The cases against Uber and Pimlico Plumbers are moving steadily through the Court system.  These cases concern the employment status of those delivering work for the organisations cited.  Importantly those cases bring to the fore the current vogue for using ‘self employed’ staff rather than actually employing someone.  But there are clear distinctions between employment status and self employed status and no one is more interested than HMRC.

A self employed contractor is not bound by your rules, policies and procedures other than in respect of health & safety and discrimination.  They do not work under your direct supervision and can send an appropriately qualified/experienced subcontractors or a substitute to do the work.  They are not obliged to keep to your designated ‘office hours’ and can take time out as and when they like.  They use their own equipment and are responsible for the maintenance of that equipment.  The self employed contractor manages their own tax and national insurance and has no right to holiday pay, sickness pay and cannot claim unfair dismissal.

It is easy to see why organisations resort to self employed contractors as there are advantages on both the employment rights front and the requirement to pay the employers’ share of tax and national insurance.   There are also tax advantages for the self employed who can claim against tax for their travel expenses to and from their place of work and for a range of other things such as stationery and equipment.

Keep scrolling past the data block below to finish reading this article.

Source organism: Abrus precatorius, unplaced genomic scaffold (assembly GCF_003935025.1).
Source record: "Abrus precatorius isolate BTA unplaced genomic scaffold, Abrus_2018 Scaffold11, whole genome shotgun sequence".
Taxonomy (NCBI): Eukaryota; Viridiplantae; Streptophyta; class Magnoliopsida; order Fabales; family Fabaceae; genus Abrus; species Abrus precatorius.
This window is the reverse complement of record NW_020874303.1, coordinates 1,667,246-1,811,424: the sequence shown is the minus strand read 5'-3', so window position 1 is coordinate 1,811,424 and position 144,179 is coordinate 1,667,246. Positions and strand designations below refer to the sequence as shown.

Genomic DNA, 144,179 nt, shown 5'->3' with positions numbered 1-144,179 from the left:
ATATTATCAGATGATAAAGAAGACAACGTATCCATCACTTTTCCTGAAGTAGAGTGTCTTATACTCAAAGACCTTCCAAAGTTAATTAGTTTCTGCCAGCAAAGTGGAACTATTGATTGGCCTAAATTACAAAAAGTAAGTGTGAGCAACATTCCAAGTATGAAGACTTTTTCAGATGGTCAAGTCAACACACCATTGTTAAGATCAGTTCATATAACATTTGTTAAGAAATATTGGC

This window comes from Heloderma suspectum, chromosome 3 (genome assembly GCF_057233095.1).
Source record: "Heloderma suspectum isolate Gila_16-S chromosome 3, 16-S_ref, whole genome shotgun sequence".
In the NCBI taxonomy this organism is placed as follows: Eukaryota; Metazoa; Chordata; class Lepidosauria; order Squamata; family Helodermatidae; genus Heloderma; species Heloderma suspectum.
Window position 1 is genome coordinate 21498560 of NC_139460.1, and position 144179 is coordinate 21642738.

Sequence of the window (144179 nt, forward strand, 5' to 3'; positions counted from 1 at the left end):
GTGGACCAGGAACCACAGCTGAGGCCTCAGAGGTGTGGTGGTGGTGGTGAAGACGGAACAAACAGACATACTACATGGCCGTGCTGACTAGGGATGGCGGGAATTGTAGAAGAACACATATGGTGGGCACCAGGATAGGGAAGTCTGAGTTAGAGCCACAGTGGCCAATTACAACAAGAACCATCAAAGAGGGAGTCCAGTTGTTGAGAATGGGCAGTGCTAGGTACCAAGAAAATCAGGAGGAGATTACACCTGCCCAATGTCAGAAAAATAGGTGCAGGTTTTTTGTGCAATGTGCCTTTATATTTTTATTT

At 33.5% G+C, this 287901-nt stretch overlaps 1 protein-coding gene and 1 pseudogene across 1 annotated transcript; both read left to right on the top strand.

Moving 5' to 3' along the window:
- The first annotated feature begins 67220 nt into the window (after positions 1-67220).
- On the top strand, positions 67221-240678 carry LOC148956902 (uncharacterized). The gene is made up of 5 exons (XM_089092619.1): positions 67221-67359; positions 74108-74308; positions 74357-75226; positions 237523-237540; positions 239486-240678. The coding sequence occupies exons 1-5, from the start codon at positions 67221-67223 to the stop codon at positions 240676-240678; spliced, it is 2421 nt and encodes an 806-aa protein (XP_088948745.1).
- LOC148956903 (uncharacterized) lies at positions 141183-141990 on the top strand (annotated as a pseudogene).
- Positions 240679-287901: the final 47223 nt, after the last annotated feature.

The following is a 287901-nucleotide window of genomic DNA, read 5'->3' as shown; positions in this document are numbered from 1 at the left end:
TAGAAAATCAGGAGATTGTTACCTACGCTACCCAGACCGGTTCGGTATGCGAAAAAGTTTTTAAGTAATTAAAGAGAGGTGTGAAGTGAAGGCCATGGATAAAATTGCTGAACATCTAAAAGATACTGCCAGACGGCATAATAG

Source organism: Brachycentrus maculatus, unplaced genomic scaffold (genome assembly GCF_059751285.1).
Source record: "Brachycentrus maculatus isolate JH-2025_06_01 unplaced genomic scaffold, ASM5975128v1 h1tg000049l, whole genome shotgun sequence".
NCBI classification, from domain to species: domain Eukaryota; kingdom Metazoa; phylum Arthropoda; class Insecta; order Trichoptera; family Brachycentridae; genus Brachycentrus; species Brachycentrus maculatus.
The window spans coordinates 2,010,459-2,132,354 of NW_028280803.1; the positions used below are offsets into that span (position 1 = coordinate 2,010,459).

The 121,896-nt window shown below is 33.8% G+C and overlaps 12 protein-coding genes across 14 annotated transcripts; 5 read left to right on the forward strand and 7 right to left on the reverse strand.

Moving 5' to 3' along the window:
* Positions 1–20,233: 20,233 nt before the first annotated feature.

But if you anticipate the individual doing the work personally; if you anticipate them complying with your organisational norms such as being in the workplace from 9 – 5 every or most days;  if they use your equipment and work under your supervision then they may not be truly self employed.

Should HMRC identify a situation whereby someone is actually an employee despite the individual submitting invoices to you then both they and the organisation become liable for unpaid tax and national insurance and the individual may also be able to show that they are owed payment for statutory annual leave.

HMRC has a useful tool to help you assess whether or not an individual is self employed or an employee for PAYE purposes.

It really is worthwhile spending a few minutes checking the employment status of anyone who is doing work for you and is not already on your payroll.